Entries in RPS Music Awards (20)


Shortlists announced for Royal Philharmonic Society Music Awards


Shortlists have been announced for the Royal Philharmonic Society [RPS] Music Awards. The RPS MUSIC AWARDS, presented in association with BBC Radio 3, are the UK’s most prestigious awards for live classical music, and this year’s shortlists are particularly wide-ranging. Over 50 musicians, ensembles and organisations nationwide are in contention for this year’s awards, which celebrate outstanding music making in 2017. The shortlists reveal a kaleidoscope of musical talent, invention and imagination, whether in the concert hall or on the opera stage, in the community or online, in written word, film or for the first time, via virtual reality.

  • Glyndebourne Festival Opera’s premiere of Brett Dean’s acclaimed new opera Hamlet leads the shortlists, with nominations in four categories: Singer – with nods for Allan Clayton, who premiered the title role, and David Butt Philip, who took the role of Hamlet on tour in the Autumn; Opera and Music Theatre; for composer Brett Dean in the Large Scale Composition category and for its conductor Vladimir Jurowski.

  • Jurowski is one of a number of internationally acclaimed artists to make the cut; he is shortlisted alongside Mirga Gražinytė-Tyla and Sir Antonio Pappano for the RPS Music Award for Conductor. Other shortlisted musicians include instrumentalists, violinist Isabelle Faust and pianist Igor Levit and young artists, soprano Louise Alder and conductor Elim Chan. Cited composers are: Brett Dean, James Dillon, Oliver Knussen, Silvina Milstein, Mark-Anthony Turnage and Raymond Yiu.

  • Those receiving double shortlisted nominations include: 26-year-old Scottish guitarist, Sean Shibe, who has been shortlisted for both the RPS Music Award for Instrumentalist and the RPS Music Award for Young Artists; Scottish Opera for Pelléas and Mélisande, and for two projects engaging the youngest and oldest: the groundbreaking BambinO, a new opera for 6-18 month old babies, and Memory Spinners, a weekly project for people living with dementia. It’s also a good year for BBC Music, with the BBC Symphony Orchestra, BBC Radio 3 Lunchtime Concerts, BBC Proms Relaxed Prom for children and adults with autism, sensory and communication impairments and learning disabilities, and BBC Studios for BBC Four programme, Becoming A Lied Singer: Thomas Quasthoff and the Art of German Song, all in the running for awards. There are strong showings for organisations in Scotland with the Dunedin Consort – which recently faced closure after a threatened funding cut - and Scottish Ensemble joining Sean Shibe, Scottish Opera and Scottish composer James Dillon on the shortlists, and for Yorkshire, with community opera in the Calder Valley, special concerts in East Riding and new music in Hull, City of Culture all featuring.

  • London Symphony Orchestra, The Sixteen, Spitalfields Music, Sir John Eliot Gardiner/the Monteverdi Choir and Orchestras, Southbank Sinfonia, PRS Foundation, Orchestras Live, Royal Welsh College of Music and Drama, Operasonic, Victoria and Albert Museum and the Royal Opera House are amongst shortlisted ensembles and organisations.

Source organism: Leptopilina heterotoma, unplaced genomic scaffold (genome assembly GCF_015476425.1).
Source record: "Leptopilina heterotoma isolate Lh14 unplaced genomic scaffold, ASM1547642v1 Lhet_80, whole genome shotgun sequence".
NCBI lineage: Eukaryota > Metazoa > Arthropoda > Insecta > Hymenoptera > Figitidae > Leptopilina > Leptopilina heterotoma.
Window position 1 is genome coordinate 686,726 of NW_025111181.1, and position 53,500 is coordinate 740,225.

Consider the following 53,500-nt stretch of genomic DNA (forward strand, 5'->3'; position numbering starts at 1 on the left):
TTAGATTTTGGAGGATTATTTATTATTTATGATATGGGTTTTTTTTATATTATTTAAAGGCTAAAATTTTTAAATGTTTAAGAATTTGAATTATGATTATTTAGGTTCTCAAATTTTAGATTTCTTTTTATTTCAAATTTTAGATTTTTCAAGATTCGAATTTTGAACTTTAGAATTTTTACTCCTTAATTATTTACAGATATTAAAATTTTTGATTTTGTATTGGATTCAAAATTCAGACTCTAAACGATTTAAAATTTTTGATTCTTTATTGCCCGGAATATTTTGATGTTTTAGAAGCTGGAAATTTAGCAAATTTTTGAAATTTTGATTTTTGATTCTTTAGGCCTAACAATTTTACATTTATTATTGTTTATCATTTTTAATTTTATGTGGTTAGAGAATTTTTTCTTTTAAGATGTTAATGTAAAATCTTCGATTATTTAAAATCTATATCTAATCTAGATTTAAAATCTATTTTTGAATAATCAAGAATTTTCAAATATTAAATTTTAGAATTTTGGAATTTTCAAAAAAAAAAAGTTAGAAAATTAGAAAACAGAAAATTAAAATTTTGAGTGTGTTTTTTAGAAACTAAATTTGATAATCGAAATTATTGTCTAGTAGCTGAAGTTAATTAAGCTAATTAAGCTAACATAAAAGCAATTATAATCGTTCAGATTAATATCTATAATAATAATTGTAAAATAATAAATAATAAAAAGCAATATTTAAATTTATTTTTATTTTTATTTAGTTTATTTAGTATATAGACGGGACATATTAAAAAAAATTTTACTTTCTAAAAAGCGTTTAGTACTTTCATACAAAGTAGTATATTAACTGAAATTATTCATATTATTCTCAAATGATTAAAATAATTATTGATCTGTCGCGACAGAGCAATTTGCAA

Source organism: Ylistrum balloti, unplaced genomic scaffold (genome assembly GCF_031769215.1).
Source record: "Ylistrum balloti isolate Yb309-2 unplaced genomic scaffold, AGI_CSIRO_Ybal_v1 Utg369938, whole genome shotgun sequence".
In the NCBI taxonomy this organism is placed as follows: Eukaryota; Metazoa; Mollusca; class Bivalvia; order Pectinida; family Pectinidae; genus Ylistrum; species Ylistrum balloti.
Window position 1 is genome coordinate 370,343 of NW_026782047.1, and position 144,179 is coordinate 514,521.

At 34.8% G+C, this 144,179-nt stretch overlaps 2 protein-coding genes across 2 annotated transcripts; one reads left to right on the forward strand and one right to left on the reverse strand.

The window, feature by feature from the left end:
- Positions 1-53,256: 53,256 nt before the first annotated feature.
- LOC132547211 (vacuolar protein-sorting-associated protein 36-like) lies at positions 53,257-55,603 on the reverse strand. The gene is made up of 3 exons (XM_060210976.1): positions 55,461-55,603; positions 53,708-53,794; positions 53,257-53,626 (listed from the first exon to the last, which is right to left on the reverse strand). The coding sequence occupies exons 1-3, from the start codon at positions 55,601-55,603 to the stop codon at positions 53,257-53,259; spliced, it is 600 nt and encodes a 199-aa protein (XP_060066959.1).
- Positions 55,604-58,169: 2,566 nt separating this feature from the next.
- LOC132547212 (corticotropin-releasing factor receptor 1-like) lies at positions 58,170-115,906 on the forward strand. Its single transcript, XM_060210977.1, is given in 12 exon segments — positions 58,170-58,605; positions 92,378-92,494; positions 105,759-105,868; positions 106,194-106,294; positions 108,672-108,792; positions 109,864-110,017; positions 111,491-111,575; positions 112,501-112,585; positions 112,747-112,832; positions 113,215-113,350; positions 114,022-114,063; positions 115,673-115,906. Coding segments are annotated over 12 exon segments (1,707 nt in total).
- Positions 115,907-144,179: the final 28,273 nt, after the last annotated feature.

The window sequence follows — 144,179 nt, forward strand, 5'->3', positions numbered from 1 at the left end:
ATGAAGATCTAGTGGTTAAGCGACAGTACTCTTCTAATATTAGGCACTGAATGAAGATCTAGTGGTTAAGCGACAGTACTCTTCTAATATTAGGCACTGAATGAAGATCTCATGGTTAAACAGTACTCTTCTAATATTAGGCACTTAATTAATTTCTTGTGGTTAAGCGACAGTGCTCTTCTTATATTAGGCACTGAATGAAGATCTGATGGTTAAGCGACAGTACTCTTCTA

• Inclusive music making is celebrated with recognition for two ambitious community operas, featuring hundreds of participants, rooted in Yorkshire and in Wales, the BBC Relaxed Prom and Scottish Opera’s BambinO and Memory Spinners. Virtual reality features on RPS Music Awards shortlists for the first time, in the shape of Welsh National Opera’s Magic Butterfly, a reinterpretation of Madam Butterfly and The Magic Flute.

  • Baritone Thomas Quasthoff, and violinist Min Kym (who hit the headlines in 2010 following the theft of her Stradivarius violin at Euston Station) are amongst musicians shortlisted for their work in creatively communicating the joys, and the challenges of a life in music - on film and in print respectively.

    John Gilhooly, Chairman of the Royal Philharmonic Society comments:

    “The musical ambition and talent on display in these shortlists is extraordinary. Professional musicians are exploring music – new and old, often side-by-side – with a fierce dynamism and breathless virtuosity, and amateur music-makers are creating works that draw on the landscape and legends of their own communities to create original, high-quality music. And it’s very noticeable that this is not happening in isolation – there’s exciting collaboration across art forms, and a dialogue between young musicians and their distinguished counterparts that is good for music today, and bodes very well for the future.

    Several of the shortlisted events have been created to engage audiences who can feel culturally disenfranchised, whether through disability, age or geography. For those who are yet to discover the joys of live music making, whether as an audience member or as a participant, I hope that these shortlists highlight the variety and excellence of live classical music in the UK. And I hope that they act as a clarion call to funders and supporters to continue to back the musicians and organisations that make the UK music scene the envy of the world.”

  • read the full shortlists at